The red tide on the Gulf coast of Florida doesn’t just affect marine life, it can impact your lung health. The American Lung Association in Florida is offering tips for residents to protect their lung health when the harmful algal blooms are high.
Red tide is the nickname for a harmful algal bloom that comes from a high concentration of a microscopic alga. Red tide produces toxic chemicals that can impact marine life, but also causes respiratory irritation. This can impact anyone and worsen symptoms in people living with lung diseases like asthma.
The American Lung Association in Florida recommends the following tips for Florida residents who live near the areas with red tide:
• Avoid Red Tide Areas: Swimming in water experiencing red tide or breathing in tiny droplets in the air that contain toxins can negatively impact your lung health. If you think you are sensitive to this toxin, avoid or limit your time exposed to these areas.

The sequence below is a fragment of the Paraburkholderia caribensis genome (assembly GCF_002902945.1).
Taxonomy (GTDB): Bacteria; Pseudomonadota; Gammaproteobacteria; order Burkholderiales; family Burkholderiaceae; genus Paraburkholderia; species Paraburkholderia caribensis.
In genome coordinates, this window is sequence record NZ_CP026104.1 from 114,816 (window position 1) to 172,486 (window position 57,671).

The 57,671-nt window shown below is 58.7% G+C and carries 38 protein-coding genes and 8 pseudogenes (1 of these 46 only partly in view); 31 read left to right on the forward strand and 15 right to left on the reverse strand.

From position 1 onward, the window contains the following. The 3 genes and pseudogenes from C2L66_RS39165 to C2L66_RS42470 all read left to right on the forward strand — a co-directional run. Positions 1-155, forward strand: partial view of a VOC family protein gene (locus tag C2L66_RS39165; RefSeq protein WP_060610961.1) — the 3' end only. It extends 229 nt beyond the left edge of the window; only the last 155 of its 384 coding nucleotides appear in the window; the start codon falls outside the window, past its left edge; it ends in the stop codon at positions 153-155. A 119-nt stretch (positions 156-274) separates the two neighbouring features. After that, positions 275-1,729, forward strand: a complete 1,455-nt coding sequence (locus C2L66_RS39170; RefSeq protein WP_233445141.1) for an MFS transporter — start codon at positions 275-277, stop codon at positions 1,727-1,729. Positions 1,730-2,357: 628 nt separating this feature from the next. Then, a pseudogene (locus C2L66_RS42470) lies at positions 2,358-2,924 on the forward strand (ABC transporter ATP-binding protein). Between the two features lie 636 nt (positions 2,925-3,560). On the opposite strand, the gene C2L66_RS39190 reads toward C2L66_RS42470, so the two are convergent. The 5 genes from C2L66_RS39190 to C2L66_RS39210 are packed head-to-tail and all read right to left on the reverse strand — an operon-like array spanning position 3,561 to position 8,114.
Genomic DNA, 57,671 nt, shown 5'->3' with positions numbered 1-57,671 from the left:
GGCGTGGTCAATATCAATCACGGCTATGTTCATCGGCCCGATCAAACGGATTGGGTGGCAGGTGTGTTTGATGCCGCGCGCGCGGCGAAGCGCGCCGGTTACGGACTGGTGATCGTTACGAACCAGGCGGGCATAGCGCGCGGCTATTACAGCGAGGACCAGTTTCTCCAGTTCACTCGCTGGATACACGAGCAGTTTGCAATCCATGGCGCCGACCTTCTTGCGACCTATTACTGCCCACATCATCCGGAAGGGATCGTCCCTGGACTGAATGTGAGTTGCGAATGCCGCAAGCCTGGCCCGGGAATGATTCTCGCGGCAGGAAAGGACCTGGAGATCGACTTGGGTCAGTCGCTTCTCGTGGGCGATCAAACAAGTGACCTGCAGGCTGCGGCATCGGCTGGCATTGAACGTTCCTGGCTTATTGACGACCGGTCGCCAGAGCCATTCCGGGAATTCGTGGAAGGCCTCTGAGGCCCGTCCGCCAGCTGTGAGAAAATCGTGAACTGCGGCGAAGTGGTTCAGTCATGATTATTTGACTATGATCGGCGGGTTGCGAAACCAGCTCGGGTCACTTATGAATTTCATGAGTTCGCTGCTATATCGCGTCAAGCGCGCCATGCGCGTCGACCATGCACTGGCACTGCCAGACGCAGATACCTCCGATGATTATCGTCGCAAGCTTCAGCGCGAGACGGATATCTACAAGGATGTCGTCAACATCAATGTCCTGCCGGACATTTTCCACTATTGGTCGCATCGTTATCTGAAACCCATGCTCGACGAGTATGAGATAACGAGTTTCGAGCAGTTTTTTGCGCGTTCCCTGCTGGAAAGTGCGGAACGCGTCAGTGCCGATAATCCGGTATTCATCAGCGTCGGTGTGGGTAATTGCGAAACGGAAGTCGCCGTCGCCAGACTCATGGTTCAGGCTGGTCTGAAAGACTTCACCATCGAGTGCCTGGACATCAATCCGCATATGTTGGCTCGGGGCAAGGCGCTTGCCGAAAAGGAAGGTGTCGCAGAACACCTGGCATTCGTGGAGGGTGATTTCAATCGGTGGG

• Don’t Exercise Outside: If you have a lung condition or are impacted by red tide, and live near the beach, do not exercise outside when the red tide is present. Additionally, keep your doors and windows shut to prevent the toxic fumes from entering your house.
• Action Plans: If you have asthma, review your asthma action plan with your physician and your family. If you don’t have one yet, learn more about Asthma Action Plans to get started today at Lung.org/Asthma.
• Medications: During times of red tide, make sure you continue taking your regular medications and keep your quick relief or “rescue” inhaler with you at all times in case of symptoms.
• Keep an eye out for symptoms. People may develop health problems during red tide, even if they’ve never had them before. Be aware of any symptoms that may arise, including:
• Respiratory irritation (coughing, sneezing)
• Shortness of breath
• Throat irritation
• Eye irritation
• Skin irritation
• Asthma attacks
• Contact your healthcare provider if you have any concerns about your lung health.
For more information about lung health, visit Lung.org/asthma.